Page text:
By DANA LIEBELSON
Earlier this week, when POGO asked a group of visiting college students if any of them ran their own political blogs, half put their hands up. When the students were asked if they used Facebook and Twitter for political activism, they all raised their hands.
As you might have guessed, these were not your average twenty-somethings—they were young Egyptians who participated in and witnessed the so-called ‘Twitter Revolution’ in Egypt. They visited POGO as part of a week-long study tour through the U.S. organized by Internews Network.
With the help of a real-time translator, POGO staff spoke to the students—most of whom are aspiring journalists—about blogging, accountability, and the role of independent watchdogs in the democratic process.
“I think blogs like yours are so valuable,” POGO National Security Fellow, Ben Freeman, told the students. “They shine through the government propaganda, and aren’t funded by million-dollar lobbyists.”
One student pointed out that before the revolution, blogs couldn’t cover religious or political issues. Once, when he tried to discuss a controversial religious Facebook page with a professor at school, he was told “not to mention such things again.” But according to the students, much of that has changed since the end of President Hosni Mubarak’s regime.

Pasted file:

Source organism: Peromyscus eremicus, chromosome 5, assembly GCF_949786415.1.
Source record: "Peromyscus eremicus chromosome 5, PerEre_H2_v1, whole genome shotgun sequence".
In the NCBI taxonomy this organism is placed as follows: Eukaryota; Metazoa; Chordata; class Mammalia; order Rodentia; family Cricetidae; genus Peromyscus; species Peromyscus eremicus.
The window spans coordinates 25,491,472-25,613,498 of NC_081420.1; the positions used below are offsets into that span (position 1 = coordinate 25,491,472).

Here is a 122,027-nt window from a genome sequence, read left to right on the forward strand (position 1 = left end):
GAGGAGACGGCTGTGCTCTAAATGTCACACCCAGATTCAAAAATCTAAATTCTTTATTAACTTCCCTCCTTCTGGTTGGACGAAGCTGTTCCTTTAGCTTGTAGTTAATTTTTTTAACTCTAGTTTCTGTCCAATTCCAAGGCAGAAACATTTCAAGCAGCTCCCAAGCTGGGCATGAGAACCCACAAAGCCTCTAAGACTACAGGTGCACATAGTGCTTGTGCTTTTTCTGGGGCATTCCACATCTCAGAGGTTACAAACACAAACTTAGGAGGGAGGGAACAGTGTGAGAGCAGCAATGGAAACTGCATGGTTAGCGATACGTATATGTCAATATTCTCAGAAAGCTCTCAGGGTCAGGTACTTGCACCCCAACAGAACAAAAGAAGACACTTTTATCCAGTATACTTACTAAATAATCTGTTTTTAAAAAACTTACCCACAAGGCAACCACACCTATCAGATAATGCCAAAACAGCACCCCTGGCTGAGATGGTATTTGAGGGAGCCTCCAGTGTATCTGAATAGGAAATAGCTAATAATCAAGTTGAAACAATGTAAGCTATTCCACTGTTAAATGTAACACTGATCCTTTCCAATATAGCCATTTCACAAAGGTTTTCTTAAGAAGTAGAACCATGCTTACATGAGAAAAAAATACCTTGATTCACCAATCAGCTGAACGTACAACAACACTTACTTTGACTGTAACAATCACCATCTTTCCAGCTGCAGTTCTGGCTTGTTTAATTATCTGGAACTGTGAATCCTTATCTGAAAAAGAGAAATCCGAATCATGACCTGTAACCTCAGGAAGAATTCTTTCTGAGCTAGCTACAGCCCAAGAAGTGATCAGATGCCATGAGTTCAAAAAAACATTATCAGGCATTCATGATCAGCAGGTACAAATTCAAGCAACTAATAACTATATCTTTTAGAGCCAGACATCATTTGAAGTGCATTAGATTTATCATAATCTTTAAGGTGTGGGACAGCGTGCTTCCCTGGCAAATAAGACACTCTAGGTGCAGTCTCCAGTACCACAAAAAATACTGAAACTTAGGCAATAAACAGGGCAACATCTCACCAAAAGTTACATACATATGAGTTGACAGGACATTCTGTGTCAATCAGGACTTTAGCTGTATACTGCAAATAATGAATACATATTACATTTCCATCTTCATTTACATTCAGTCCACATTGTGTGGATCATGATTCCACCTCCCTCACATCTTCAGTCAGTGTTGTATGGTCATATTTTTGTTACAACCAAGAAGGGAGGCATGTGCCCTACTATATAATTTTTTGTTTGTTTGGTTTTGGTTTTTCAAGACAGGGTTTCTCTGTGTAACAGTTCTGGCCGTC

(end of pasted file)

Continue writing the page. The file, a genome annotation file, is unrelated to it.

“Now, there’s no censorship of the Internet. Things are better and people know they have rights,” said another student. “Even the Supreme Council of the Armed Forces has a Facebook page.”
POGO Director of Public Policy Angela Canterbury told the students that Egypt’s new government now faces many of the issues POGO grapples with in the U.S., like undue influence of special interests on the political process and policy, and freedom of information.
“Democracy takes work, of course,” said Canterbury. “But you make Egypt’s future look very bright.”
Several of the students were also active in public policy, running for political office at their universities or working on local city coalitions to ensure communities have basic resources, like bread and gas.
They joked that none of them were members of Egypt’s “couch party”—the sect of the population that sits on the couch, and doesn’t participate in politics.
“We made the revolution happen” said a student. POGO was inspired.
Dana Liebelson is POGO's Beth Daley Fellow.
Image via Flickr user Jonathan Rashad.